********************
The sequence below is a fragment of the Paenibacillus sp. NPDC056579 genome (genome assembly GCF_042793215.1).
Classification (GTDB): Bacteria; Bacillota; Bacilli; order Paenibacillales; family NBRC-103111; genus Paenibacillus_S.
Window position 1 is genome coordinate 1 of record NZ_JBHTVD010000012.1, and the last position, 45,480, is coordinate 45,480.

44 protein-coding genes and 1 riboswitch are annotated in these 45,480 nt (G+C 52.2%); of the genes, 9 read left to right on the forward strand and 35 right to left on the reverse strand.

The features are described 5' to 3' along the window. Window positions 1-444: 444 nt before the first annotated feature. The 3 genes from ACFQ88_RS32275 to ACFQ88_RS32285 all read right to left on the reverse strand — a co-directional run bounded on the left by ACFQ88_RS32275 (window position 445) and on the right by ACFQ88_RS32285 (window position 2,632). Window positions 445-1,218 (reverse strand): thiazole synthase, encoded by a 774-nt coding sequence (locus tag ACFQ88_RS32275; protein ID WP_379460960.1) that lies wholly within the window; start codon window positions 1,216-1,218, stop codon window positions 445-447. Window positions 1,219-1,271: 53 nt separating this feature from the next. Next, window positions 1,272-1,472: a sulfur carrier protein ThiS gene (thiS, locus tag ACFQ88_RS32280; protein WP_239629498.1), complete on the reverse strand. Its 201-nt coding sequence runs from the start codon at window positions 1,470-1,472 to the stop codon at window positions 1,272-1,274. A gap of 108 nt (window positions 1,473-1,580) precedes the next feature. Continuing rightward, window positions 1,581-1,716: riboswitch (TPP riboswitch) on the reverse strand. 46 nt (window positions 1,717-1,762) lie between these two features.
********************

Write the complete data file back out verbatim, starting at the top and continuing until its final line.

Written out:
The sequence below is a fragment of the Paenibacillus sp. NPDC056579 genome (genome assembly GCF_042793215.1).
Classification (GTDB): Bacteria; Bacillota; Bacilli; order Paenibacillales; family NBRC-103111; genus Paenibacillus_S.
Window position 1 is genome coordinate 1 of record NZ_JBHTVD010000012.1, and the last position, 45,480, is coordinate 45,480.

44 protein-coding genes and 1 riboswitch are annotated in these 45,480 nt (G+C 52.2%); of the genes, 9 read left to right on the forward strand and 35 right to left on the reverse strand.

The features are described 5' to 3' along the window. Window positions 1-444: 444 nt before the first annotated feature. The 3 genes from ACFQ88_RS32275 to ACFQ88_RS32285 all read right to left on the reverse strand — a co-directional run bounded on the left by ACFQ88_RS32275 (window position 445) and on the right by ACFQ88_RS32285 (window position 2,632). Window positions 445-1,218 (reverse strand): thiazole synthase, encoded by a 774-nt coding sequence (locus tag ACFQ88_RS32275; protein ID WP_379460960.1) that lies wholly within the window; start codon window positions 1,216-1,218, stop codon window positions 445-447. Window positions 1,219-1,271: 53 nt separating this feature from the next. Next, window positions 1,272-1,472: a sulfur carrier protein ThiS gene (thiS, locus tag ACFQ88_RS32280; protein WP_239629498.1), complete on the reverse strand. Its 201-nt coding sequence runs from the start codon at window positions 1,470-1,472 to the stop codon at window positions 1,272-1,274. A gap of 108 nt (window positions 1,473-1,580) precedes the next feature. Continuing rightward, window positions 1,581-1,716: riboswitch (TPP riboswitch) on the reverse strand. 46 nt (window positions 1,717-1,762) lie between these two features.